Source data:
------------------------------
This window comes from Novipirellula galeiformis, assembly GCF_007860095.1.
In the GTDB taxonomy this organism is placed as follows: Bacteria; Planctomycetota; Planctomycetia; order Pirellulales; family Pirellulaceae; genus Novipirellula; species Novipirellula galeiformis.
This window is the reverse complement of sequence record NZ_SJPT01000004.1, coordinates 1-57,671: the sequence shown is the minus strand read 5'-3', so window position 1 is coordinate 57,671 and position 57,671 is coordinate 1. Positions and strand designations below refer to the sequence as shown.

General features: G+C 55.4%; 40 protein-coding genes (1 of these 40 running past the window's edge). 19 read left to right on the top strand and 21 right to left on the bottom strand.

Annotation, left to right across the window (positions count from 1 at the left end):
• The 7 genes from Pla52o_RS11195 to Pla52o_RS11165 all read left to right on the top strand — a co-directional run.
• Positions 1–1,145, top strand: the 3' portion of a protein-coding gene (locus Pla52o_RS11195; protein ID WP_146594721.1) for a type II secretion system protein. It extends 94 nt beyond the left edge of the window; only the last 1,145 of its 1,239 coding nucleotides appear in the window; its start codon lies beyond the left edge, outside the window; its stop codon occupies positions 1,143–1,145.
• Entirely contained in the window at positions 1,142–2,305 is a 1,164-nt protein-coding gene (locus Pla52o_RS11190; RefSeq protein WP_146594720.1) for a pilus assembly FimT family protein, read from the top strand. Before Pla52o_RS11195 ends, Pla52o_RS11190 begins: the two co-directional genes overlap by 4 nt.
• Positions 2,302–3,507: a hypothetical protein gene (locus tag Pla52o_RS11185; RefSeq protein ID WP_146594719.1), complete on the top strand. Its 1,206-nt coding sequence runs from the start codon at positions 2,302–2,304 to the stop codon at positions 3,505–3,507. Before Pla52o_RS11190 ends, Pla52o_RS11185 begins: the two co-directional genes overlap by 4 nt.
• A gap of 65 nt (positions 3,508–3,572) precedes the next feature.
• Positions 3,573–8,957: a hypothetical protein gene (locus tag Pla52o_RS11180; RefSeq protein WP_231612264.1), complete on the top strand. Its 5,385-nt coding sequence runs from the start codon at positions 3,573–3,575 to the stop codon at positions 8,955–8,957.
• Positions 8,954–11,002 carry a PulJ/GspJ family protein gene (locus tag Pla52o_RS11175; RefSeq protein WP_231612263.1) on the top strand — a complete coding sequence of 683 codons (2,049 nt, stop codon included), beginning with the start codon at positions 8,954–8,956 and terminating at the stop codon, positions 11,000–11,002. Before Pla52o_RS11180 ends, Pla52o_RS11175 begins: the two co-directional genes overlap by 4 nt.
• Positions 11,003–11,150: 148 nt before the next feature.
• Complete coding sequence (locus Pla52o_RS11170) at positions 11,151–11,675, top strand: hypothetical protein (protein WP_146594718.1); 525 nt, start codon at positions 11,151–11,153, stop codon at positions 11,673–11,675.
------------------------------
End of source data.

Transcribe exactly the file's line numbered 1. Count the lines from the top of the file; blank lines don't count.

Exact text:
This window comes from Novipirellula galeiformis, assembly GCF_007860095.1.